One of the crucial parts of the Seder on Pesach night is reciting Hallel. Hallel is divided into two parts: the first part is said at the end of Magid; the second part after the meal. The question asked is why we recite Hallel to commemorate the miracle that happened the night of the 15th of Nissan in Egypt, and the miracle of our becoming free. Part of that miracle was Hashem’s killing the firstborn of Egypt to be able to have Pharoh grant our freedom. In the Gemara (Megilah and Sanhedrin), the story is related that the angels wanted to sing the praises of Hashem after the Egyptians drowned in the water and Hashem told them “my creations are drowning in the sea and you want to praise me”! From this Gemara, it seems that even though there was a miracle, if it comes at the cost of people dying we don’t sing praise. If so, how can we say Hallel on the night of Pesach celebrating our freedom if it came at the expense of the death of the firstborn in Egypt?
The Yerech Limoadim (Harav Yeruchem Olshin) cites a concept taught by Rav Ahron Kotler. From Parshas Beshalach, we know the Jewish people praised Hashem after crossing the sea by singing Az Yashir. Why didn’t Hashem tell them as well that they shouldn’t be singing while His creations were drowning? Rav Ahron explained that whenever we praise Hashem through song, two things occur. First, there is the actual praise of Hashem and our appreciation of the miracle. Second is our growing in belief of Hashem by publicly acknowledging His true power. For angels who do not grow, but have a full grasp of Hashem’s power, their song is just a praise of Hashem. To that, Hashem tells them that He doesn’t want to be praised, since it was at the expense of people dying. When it comes to the Jewish people, though, our praise is also an opportunity for us to grow and recognize Hashem’s true power, and that is what Hashem wants.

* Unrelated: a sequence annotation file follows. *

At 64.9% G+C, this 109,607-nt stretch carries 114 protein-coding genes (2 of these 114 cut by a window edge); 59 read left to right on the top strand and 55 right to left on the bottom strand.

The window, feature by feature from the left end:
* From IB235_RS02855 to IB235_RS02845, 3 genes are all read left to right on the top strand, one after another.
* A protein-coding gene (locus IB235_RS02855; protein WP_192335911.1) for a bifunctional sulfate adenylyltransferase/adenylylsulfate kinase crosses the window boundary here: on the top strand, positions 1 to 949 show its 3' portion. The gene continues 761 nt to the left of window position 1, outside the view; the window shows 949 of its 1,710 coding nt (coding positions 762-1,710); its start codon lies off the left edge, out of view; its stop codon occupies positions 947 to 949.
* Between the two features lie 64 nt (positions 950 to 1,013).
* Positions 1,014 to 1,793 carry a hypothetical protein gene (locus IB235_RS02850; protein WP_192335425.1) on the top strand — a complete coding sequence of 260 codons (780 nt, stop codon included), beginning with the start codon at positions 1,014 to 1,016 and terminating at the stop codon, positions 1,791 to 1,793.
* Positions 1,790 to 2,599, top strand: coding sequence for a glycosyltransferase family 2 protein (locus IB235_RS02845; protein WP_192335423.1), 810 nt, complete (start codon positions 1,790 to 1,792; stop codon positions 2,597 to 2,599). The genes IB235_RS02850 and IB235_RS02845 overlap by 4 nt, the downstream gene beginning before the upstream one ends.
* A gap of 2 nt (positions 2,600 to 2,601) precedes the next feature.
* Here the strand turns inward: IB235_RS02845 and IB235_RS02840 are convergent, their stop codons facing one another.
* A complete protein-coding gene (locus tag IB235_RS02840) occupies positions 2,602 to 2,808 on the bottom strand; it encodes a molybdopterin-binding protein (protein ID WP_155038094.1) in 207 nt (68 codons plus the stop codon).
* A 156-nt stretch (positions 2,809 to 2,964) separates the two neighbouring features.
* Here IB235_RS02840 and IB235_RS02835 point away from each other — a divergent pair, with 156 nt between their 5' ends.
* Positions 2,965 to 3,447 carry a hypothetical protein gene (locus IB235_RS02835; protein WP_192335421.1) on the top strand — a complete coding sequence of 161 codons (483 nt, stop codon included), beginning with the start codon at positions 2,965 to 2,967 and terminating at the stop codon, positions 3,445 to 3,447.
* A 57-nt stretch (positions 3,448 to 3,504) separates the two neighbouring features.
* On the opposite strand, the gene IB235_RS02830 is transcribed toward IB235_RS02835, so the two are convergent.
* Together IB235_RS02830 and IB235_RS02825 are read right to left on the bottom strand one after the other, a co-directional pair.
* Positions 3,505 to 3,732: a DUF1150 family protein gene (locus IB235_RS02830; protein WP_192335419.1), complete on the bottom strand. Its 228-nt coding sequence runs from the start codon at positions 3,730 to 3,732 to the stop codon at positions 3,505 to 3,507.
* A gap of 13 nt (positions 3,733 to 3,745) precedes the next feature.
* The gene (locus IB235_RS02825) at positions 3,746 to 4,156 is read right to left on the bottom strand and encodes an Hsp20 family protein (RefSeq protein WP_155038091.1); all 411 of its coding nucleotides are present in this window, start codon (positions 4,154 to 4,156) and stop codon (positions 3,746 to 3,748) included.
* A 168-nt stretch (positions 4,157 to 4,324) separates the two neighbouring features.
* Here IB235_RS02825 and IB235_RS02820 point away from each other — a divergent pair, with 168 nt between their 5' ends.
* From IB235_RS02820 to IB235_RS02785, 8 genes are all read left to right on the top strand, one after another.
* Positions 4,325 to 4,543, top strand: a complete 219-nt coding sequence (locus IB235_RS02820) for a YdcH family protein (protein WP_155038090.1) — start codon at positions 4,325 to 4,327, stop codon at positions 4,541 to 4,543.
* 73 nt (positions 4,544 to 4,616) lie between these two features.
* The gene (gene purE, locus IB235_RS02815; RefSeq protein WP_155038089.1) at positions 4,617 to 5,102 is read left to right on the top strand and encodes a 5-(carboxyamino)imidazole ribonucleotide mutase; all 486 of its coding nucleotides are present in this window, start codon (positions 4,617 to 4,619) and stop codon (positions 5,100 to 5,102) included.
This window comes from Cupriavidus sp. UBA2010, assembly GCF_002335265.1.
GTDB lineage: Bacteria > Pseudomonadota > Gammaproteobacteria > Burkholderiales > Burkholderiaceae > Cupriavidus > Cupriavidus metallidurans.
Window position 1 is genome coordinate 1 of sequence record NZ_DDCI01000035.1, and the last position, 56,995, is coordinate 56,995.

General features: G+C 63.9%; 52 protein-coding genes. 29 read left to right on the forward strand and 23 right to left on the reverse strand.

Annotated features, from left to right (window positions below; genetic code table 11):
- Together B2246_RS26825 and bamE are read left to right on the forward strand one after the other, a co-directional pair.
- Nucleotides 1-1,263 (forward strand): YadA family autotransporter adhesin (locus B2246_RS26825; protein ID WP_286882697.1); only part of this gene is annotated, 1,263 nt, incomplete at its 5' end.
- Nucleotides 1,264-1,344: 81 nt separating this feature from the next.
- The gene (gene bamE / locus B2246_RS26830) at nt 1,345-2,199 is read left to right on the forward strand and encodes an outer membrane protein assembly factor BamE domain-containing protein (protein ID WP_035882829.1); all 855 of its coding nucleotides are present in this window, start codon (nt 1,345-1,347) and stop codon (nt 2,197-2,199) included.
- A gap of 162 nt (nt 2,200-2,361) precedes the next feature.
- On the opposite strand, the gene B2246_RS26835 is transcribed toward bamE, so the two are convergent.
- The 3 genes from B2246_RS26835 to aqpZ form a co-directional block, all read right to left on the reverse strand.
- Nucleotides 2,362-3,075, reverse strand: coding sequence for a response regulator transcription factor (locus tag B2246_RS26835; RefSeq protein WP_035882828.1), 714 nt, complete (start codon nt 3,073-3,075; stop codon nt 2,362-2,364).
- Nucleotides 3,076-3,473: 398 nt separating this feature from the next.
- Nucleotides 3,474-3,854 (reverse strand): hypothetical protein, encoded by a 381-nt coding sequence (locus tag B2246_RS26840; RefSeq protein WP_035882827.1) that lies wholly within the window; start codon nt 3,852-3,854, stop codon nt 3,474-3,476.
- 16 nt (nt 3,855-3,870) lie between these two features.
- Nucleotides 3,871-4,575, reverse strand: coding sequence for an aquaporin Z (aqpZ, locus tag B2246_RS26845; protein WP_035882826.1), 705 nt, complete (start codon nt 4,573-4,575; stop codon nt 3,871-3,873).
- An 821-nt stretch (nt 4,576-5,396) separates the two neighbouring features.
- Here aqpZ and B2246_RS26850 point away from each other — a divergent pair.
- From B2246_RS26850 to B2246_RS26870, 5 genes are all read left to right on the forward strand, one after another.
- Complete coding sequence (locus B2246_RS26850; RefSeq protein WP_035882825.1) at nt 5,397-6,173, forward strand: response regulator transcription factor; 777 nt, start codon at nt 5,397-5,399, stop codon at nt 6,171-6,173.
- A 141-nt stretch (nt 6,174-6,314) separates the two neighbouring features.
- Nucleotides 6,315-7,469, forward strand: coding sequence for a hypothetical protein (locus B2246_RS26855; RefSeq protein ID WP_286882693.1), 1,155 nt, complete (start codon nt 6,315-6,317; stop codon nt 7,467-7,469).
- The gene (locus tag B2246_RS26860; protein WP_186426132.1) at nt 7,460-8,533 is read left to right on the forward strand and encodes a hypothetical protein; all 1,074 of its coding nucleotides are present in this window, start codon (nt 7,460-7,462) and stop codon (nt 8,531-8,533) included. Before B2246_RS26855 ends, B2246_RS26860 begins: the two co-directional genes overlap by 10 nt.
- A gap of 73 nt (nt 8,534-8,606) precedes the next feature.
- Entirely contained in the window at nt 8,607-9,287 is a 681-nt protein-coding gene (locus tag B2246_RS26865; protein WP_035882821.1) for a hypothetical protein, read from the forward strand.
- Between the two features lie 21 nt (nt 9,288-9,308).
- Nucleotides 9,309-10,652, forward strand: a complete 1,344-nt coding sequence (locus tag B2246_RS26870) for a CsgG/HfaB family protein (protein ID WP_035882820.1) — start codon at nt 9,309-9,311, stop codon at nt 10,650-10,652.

While this idea answers the question of how the Jewish people leaving Egypt were able to sing praise, it doesn’t seem to answer the question of our saying Hallel now. At the time, they experienced the miracles and from that they were able to grow in their recognition of Hashem. We, on the other hand, did not experience the miracles and, therefore, when saying Hallel, it is just to praise Hashem. The Sefer Emek Bracha asks why we say in the Hagaddah that we will sing before you a “Shira Chadasha” a new song on the night of the Seder? What is different about this song from any other form of Hallel? He explains that Seder night is not about our remembering the miracles that happened to our forefathers; rather, it is our reliving the experience as if it happened to us. This is different from every other Hallel, which is said in reflection of previous miracles. At the Seder, it is as if all of the miracles happened to us. Since we are actually attempting to experience the miracles during the Seder, we need to say Hallel not just to praise Hashem, but to grow in appreciation of His true power from a feeling of personal experience.
May we all merit to use the Seder night to truly experience the miracles of the exodus from Egypt and through that to feel a need to sing praise to Hashem in recognition of His power.